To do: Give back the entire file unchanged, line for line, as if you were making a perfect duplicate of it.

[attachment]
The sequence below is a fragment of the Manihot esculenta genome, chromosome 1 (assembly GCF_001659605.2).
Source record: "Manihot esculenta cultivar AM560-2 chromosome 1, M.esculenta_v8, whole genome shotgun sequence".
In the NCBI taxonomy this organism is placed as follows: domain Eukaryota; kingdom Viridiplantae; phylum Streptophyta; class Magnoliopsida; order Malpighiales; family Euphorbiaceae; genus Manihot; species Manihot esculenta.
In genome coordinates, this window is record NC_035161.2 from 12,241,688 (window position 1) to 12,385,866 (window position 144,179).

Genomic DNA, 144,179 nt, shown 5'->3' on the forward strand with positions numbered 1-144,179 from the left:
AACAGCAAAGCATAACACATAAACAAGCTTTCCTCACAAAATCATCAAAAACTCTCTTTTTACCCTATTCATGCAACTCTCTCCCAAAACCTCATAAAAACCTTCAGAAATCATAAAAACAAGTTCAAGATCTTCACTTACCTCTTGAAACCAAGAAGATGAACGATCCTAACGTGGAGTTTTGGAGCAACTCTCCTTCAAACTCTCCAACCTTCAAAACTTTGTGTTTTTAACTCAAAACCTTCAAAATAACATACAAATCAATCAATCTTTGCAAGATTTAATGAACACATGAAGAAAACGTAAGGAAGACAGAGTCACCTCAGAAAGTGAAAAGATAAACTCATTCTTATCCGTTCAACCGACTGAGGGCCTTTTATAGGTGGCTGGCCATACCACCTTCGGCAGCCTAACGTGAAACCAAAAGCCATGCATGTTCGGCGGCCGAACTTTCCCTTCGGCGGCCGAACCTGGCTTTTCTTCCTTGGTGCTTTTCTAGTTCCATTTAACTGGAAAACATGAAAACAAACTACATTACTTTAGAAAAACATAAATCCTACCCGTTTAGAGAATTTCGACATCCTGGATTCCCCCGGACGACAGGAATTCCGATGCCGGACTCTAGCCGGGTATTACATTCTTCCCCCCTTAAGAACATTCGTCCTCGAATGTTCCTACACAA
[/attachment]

The sequence below is a fragment of the Manihot esculenta genome, chromosome 1 (assembly GCF_001659605.2).
Source record: "Manihot esculenta cultivar AM560-2 chromosome 1, M.esculenta_v8, whole genome shotgun sequence".
In the NCBI taxonomy this organism is placed as follows: domain Eukaryota; kingdom Viridiplantae; phylum Streptophyta; class Magnoliopsida; order Malpighiales; family Euphorbiaceae; genus Manihot; species Manihot esculenta.
In genome coordinates, this window is record NC_035161.2 from 12,241,688 (window position 1) to 12,385,866 (window position 144,179).

Genomic DNA, 144,179 nt, shown 5'->3' on the forward strand with positions numbered 1-144,179 from the left:
AACAGCAAAGCATAACACATAAACAAGCTTTCCTCACAAAATCATCAAAAACTCTCTTTTTACCCTATTCATGCAACTCTCTCCCAAAACCTCATAAAAACCTTCAGAAATCATAAAAACAAGTTCAAGATCTTCACTTACCTCTTGAAACCAAGAAGATGAACGATCCTAACGTGGAGTTTTGGAGCAACTCTCCTTCAAACTCTCCAACCTTCAAAACTTTGTGTTTTTAACTCAAAACCTTCAAAATAACATACAAATCAATCAATCTTTGCAAGATTTAATGAACACATGAAGAAAACGTAAGGAAGACAGAGTCACCTCAGAAAGTGAAAAGATAAACTCATTCTTATCCGTTCAACCGACTGAGGGCCTTTTATAGGTGGCTGGCCATACCACCTTCGGCAGCCTAACGTGAAACCAAAAGCCATGCATGTTCGGCGGCCGAACTTTCCCTTCGGCGGCCGAACCTGGCTTTTCTTCCTTGGTGCTTTTCTAGTTCCATTTAACTGGAAAACATGAAAACAAACTACATTACTTTAGAAAAACATAAATCCTACCCGTTTAGAGAATTTCGACATCCTGGATTCCCCCGGACGACAGGAATTCCGATGCCGGACTCTAGCCGGGTATTACATTCTTCCCCCCTTAAGAACATTCGTCCTCGAATGTTCCTACACAA